Judge Elizabeth Cooke is the new Principal Judge of the Land Registration division of the Property Chamber, First-tier Tribunal.
The Land Registration division was created in July 2013 to hear disputes referred by the Chief Land Registrar. It replaced the Office of the Adjudicator to HM Land Registry.
The division also has jurisdiction to hear disputes about network access agreements and a free-standing jurisdiction to rectify documents pursuant to section 108 of the Land Registration Act 2002.
Judge Cooke was appointed Principal Judge from 1 June this year, following the retirement of Edward Cousins in 2014.
A solicitor, her training at Withers in the 1980s instilled in her a love of complex property law. She left practice in 1991 and obtained an LLM (Master of Laws) in Property Law from the University of Reading in 1992, and was then appointed a lecturer in the Reading Law School and awarded a personal chair in 2003.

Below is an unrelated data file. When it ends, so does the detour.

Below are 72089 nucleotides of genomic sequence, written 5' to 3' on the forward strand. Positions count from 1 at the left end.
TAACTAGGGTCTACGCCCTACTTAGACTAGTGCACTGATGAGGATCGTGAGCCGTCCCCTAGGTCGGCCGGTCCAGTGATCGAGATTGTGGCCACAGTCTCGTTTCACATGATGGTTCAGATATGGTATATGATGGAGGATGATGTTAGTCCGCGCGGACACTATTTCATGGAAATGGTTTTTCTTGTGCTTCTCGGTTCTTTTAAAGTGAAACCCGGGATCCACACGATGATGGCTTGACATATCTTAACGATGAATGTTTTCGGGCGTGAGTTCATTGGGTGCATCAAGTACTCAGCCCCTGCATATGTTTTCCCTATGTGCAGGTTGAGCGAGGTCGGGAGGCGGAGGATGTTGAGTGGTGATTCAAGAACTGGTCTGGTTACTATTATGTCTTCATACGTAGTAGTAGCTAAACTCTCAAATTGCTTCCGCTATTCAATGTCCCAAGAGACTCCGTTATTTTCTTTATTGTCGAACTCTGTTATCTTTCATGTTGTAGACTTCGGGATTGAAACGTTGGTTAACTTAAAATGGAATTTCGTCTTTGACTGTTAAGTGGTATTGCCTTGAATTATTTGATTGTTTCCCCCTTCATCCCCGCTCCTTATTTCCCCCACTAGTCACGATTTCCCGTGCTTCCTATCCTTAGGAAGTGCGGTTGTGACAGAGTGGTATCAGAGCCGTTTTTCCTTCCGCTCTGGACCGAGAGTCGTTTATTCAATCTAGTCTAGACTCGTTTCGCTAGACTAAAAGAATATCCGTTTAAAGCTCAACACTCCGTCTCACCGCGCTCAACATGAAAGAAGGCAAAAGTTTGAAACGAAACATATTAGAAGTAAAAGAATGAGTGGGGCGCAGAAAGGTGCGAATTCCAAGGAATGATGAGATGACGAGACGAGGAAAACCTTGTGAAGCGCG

While at Reading she taught and published extensively on a wide range of property law issues; her books include Estoppel (2000), The new law of land registration (2002) and Land Law (in the Oxford Clarendon series, 2006 and 2012).
From 2008 to 2015 Judge Cooke served as a Law Commissioner for England and Wales. She was responsible for the commission’s reports on property, family and trust law during that period, including Easements, Covenants and Profits a Prendre (2011), Electronic Communications Code (2013), Conservation Covenants (2014) and Rights to Light (2014).
She worked on the early stages of the commission’s new project on land registration from its beginnings in 2014 and is continuing to assist the commission with that project, so as to maintain its momentum pending the appointment of a new commissioner.
Judge Cooke has been a criminal recorder since 2009 and a Deputy High Court Judge since 2013, sitting in the Administrative Court, and she will continue in these roles alongside her new position.
Her hobbies include rock climbing, baroque chamber music and, as she puts it, “watching the children take off in unexpected directions”.
Photo by Vikki Ellis